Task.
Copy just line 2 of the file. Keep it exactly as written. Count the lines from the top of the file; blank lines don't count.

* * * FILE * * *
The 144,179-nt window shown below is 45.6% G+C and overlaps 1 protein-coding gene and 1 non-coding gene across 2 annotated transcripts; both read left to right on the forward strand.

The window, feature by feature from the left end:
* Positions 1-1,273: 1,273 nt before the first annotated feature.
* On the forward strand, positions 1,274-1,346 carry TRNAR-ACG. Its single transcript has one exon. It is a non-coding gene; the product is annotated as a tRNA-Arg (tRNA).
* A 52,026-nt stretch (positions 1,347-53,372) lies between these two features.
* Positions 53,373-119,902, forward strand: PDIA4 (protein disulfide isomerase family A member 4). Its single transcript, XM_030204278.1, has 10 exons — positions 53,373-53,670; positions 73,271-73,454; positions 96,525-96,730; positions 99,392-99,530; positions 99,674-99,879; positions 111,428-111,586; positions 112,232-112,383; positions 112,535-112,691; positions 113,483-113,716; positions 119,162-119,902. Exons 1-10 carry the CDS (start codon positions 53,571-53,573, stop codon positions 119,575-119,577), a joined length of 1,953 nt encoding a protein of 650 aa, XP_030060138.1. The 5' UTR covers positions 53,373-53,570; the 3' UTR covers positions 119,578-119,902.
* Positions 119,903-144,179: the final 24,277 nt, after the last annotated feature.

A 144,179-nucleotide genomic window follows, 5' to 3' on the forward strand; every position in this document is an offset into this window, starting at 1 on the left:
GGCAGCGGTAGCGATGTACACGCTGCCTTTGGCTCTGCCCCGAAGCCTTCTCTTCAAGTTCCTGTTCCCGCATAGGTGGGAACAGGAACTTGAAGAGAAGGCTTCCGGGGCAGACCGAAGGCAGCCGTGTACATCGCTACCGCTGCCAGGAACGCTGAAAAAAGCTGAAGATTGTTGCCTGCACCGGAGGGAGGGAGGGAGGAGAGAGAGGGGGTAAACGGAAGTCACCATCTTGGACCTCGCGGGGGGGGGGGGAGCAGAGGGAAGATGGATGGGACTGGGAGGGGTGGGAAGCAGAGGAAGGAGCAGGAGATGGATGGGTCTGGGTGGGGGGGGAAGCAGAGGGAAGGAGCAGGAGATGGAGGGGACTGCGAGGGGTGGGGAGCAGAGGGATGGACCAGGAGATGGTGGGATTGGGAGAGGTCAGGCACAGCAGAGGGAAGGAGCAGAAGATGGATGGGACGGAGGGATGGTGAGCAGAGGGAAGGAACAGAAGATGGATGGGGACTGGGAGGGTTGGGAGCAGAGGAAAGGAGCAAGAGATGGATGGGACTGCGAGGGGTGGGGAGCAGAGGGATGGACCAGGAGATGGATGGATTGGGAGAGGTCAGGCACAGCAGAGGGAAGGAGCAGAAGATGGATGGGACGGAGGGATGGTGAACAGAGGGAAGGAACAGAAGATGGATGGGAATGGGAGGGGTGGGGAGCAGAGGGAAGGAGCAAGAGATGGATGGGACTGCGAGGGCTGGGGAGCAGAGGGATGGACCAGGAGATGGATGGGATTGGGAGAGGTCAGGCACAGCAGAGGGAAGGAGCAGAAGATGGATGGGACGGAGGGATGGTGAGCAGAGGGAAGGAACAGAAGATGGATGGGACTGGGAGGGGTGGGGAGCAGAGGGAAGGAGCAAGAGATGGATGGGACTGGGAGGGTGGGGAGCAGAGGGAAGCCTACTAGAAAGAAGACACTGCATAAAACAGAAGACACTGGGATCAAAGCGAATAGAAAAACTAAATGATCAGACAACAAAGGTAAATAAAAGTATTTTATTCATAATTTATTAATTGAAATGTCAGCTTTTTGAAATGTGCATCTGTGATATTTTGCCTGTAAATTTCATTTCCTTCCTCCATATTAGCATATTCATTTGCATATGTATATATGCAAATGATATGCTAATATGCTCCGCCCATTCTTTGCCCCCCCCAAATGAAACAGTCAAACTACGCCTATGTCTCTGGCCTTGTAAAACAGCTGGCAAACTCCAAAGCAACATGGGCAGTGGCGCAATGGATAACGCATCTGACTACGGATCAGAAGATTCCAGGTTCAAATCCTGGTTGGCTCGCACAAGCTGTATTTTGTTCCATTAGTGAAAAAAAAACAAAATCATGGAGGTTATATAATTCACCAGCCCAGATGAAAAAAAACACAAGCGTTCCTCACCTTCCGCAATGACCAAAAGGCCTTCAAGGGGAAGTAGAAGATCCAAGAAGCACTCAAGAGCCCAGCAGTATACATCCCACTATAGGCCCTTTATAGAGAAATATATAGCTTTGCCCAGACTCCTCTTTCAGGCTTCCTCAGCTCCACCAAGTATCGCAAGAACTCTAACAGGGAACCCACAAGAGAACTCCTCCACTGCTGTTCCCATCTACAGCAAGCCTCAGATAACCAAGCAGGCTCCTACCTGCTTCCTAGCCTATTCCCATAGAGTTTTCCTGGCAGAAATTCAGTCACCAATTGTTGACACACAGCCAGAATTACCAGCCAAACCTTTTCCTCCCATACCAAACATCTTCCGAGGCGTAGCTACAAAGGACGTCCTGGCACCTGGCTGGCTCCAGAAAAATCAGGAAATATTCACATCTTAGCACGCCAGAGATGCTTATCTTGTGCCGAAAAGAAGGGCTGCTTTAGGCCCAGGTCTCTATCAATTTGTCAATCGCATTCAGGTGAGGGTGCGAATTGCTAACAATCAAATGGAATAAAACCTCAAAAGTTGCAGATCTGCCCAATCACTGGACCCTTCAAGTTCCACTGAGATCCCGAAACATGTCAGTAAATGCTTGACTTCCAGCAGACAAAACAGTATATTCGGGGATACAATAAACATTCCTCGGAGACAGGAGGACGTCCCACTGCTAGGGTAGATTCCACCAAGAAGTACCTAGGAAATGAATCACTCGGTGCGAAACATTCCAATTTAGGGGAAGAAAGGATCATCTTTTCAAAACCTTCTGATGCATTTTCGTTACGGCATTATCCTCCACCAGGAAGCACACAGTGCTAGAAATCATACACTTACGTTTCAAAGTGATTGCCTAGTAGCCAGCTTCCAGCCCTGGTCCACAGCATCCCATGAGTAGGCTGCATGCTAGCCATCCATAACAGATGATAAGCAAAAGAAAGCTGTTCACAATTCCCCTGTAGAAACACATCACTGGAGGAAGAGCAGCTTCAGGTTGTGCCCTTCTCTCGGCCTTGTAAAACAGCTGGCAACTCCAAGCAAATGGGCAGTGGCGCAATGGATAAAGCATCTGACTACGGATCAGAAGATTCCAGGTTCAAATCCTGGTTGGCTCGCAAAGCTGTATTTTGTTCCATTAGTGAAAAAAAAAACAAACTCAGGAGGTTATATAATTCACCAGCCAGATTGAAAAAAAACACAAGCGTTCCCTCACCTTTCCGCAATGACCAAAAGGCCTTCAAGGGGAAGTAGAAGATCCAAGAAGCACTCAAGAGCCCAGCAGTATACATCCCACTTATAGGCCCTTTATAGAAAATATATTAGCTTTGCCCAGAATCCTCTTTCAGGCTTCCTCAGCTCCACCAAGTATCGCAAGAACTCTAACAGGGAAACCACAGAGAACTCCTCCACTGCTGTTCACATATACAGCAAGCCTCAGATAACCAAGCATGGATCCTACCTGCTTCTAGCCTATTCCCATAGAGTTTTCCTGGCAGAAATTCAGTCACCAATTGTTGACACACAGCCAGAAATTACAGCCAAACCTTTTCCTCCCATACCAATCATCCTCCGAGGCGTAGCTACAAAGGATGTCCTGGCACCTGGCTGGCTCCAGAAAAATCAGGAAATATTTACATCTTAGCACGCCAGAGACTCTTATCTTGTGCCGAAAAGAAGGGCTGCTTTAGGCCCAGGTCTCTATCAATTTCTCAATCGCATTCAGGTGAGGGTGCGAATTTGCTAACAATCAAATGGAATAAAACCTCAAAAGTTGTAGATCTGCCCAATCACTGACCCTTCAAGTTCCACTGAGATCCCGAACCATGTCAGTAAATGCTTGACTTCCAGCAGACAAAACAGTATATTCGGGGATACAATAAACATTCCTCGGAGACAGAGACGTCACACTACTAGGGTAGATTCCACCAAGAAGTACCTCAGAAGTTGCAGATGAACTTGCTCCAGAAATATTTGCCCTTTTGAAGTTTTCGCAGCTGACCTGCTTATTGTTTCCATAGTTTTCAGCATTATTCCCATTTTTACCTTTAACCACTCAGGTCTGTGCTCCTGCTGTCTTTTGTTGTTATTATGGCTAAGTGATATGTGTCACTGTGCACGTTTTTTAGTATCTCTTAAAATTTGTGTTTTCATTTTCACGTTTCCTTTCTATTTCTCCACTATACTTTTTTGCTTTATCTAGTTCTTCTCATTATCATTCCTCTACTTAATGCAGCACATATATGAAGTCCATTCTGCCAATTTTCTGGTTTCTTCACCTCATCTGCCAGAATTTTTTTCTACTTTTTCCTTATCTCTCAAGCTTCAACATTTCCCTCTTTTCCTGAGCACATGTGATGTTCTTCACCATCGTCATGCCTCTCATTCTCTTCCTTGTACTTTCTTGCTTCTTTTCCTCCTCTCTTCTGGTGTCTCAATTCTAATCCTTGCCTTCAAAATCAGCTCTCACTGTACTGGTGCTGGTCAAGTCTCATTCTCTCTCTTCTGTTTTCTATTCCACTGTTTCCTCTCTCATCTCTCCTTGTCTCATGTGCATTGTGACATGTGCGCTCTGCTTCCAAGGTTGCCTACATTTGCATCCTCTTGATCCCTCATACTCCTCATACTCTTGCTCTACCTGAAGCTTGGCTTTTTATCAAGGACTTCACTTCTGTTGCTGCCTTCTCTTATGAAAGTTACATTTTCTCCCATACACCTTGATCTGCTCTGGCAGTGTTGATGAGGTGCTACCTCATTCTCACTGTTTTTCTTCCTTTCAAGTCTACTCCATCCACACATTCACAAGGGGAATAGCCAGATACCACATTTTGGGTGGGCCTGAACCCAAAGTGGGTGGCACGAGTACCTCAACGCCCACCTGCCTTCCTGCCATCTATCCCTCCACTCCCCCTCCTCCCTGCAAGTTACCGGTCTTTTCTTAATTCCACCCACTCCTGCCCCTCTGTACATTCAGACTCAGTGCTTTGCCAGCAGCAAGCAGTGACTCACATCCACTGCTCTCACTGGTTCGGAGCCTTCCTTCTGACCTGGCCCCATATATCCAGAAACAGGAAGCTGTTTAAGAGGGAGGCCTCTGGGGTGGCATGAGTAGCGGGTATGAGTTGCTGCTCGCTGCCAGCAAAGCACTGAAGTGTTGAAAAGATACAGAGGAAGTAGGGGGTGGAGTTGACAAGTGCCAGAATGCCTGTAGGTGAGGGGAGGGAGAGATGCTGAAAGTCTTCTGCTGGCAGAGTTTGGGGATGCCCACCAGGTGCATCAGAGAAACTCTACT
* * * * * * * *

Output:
The window, feature by feature from the left end: